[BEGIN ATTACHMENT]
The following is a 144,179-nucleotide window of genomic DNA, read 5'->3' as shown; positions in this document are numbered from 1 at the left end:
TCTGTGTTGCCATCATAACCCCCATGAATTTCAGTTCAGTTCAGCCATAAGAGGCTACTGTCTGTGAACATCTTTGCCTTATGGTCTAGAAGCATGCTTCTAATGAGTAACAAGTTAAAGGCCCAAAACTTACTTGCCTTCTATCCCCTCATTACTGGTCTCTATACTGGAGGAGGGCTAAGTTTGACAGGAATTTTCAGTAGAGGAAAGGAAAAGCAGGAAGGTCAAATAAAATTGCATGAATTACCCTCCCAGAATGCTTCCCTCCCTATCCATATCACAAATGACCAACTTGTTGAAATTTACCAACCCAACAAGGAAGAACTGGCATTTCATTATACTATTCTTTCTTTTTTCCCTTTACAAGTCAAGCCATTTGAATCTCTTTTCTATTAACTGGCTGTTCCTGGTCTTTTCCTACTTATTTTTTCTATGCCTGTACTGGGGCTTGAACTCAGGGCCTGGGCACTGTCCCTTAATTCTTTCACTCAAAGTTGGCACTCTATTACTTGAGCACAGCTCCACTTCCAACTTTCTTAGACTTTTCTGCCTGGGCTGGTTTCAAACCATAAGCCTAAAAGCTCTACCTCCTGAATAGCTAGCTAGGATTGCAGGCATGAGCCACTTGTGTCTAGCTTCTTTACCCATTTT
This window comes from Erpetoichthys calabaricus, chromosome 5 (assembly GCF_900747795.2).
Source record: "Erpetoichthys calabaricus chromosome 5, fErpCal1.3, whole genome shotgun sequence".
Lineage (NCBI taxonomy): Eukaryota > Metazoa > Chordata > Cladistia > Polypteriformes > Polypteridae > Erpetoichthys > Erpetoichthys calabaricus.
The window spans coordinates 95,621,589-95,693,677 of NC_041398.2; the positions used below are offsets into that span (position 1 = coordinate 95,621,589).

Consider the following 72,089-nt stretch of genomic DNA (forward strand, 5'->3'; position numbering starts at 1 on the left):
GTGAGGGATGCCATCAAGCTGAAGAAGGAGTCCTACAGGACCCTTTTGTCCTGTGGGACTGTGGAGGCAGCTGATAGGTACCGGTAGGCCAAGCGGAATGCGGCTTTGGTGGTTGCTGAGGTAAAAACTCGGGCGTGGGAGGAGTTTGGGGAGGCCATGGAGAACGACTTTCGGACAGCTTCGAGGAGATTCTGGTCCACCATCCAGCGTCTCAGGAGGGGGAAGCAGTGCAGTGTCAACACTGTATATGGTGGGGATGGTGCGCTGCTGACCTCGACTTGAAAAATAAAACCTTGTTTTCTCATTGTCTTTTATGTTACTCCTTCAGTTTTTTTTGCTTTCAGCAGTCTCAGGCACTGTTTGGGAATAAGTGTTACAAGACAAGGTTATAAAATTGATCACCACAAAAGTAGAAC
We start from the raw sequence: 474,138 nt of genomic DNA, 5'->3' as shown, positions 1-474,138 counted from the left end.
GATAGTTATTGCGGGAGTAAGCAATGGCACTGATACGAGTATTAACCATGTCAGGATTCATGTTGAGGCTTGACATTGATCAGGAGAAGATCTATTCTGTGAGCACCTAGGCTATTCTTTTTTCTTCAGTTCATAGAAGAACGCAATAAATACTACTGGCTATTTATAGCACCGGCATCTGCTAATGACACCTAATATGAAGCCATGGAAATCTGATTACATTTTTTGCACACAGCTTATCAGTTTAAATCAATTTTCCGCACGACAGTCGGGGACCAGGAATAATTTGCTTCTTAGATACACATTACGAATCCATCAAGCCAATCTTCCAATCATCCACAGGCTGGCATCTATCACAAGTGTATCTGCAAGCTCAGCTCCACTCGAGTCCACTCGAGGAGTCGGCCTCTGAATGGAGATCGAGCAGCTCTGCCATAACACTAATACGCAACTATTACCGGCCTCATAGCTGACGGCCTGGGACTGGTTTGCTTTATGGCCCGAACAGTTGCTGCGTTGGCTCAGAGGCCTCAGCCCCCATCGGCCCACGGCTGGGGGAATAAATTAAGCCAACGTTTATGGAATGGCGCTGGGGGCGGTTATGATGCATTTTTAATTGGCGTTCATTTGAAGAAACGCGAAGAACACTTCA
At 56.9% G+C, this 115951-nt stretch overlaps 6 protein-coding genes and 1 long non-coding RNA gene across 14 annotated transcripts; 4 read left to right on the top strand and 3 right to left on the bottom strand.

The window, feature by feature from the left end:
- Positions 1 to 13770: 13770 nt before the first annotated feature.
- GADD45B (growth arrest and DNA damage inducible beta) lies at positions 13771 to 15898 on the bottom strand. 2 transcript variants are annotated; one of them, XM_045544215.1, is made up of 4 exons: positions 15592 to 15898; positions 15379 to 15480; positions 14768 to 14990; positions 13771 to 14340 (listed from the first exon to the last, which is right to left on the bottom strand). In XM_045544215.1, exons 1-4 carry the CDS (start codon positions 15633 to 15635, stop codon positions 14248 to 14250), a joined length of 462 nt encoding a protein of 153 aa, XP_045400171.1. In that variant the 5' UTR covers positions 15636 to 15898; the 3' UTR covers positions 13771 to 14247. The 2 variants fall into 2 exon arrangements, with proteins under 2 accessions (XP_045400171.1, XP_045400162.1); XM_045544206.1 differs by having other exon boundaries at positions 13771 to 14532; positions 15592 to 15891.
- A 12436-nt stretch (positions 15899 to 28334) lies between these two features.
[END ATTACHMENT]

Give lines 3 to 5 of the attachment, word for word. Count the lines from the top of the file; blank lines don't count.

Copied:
This window comes from Erpetoichthys calabaricus, chromosome 5 (assembly GCF_900747795.2).
Source record: "Erpetoichthys calabaricus chromosome 5, fErpCal1.3, whole genome shotgun sequence".
Lineage (NCBI taxonomy): Eukaryota > Metazoa > Chordata > Cladistia > Polypteriformes > Polypteridae > Erpetoichthys > Erpetoichthys calabaricus.